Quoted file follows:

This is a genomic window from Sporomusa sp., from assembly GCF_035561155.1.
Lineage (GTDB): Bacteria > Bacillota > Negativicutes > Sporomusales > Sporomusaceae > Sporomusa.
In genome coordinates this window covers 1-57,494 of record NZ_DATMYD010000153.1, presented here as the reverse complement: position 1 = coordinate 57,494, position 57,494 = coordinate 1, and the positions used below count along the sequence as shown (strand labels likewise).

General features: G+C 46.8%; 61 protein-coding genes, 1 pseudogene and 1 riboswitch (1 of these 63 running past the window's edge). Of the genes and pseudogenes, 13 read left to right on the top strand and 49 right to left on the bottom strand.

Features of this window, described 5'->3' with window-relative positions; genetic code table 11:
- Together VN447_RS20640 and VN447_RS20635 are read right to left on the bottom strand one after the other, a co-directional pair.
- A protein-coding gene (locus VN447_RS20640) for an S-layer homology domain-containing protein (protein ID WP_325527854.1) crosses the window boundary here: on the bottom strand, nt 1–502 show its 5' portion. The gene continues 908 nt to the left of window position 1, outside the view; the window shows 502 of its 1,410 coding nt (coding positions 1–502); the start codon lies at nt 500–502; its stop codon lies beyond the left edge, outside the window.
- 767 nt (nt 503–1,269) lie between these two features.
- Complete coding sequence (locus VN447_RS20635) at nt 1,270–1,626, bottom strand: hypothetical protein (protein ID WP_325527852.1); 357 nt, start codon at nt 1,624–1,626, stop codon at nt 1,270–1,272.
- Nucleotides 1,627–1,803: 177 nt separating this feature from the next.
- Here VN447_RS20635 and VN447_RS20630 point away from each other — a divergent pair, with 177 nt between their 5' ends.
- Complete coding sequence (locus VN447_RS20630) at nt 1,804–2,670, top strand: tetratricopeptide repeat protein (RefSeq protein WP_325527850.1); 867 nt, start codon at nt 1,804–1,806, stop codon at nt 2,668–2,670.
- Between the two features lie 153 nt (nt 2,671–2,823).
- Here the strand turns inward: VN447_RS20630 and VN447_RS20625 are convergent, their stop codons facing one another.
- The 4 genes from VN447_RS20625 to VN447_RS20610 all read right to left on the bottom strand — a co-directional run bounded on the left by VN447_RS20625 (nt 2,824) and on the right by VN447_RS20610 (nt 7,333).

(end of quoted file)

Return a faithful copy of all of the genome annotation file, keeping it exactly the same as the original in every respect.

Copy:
This is a genomic window from Sporomusa sp., from assembly GCF_035561155.1.
Lineage (GTDB): Bacteria > Bacillota > Negativicutes > Sporomusales > Sporomusaceae > Sporomusa.
In genome coordinates this window covers 1-57,494 of record NZ_DATMYD010000153.1, presented here as the reverse complement: position 1 = coordinate 57,494, position 57,494 = coordinate 1, and the positions used below count along the sequence as shown (strand labels likewise).

General features: G+C 46.8%; 61 protein-coding genes, 1 pseudogene and 1 riboswitch (1 of these 63 running past the window's edge). Of the genes and pseudogenes, 13 read left to right on the top strand and 49 right to left on the bottom strand.

Features of this window, described 5'->3' with window-relative positions; genetic code table 11:
- Together VN447_RS20640 and VN447_RS20635 are read right to left on the bottom strand one after the other, a co-directional pair.
- A protein-coding gene (locus VN447_RS20640) for an S-layer homology domain-containing protein (protein ID WP_325527854.1) crosses the window boundary here: on the bottom strand, nt 1–502 show its 5' portion. The gene continues 908 nt to the left of window position 1, outside the view; the window shows 502 of its 1,410 coding nt (coding positions 1–502); the start codon lies at nt 500–502; its stop codon lies beyond the left edge, outside the window.
- 767 nt (nt 503–1,269) lie between these two features.
- Complete coding sequence (locus VN447_RS20635) at nt 1,270–1,626, bottom strand: hypothetical protein (protein ID WP_325527852.1); 357 nt, start codon at nt 1,624–1,626, stop codon at nt 1,270–1,272.
- Nucleotides 1,627–1,803: 177 nt separating this feature from the next.
- Here VN447_RS20635 and VN447_RS20630 point away from each other — a divergent pair, with 177 nt between their 5' ends.
- Complete coding sequence (locus VN447_RS20630) at nt 1,804–2,670, top strand: tetratricopeptide repeat protein (RefSeq protein WP_325527850.1); 867 nt, start codon at nt 1,804–1,806, stop codon at nt 2,668–2,670.
- Between the two features lie 153 nt (nt 2,671–2,823).
- Here the strand turns inward: VN447_RS20630 and VN447_RS20625 are convergent, their stop codons facing one another.
- The 4 genes from VN447_RS20625 to VN447_RS20610 all read right to left on the bottom strand — a co-directional run bounded on the left by VN447_RS20625 (nt 2,824) and on the right by VN447_RS20610 (nt 7,333).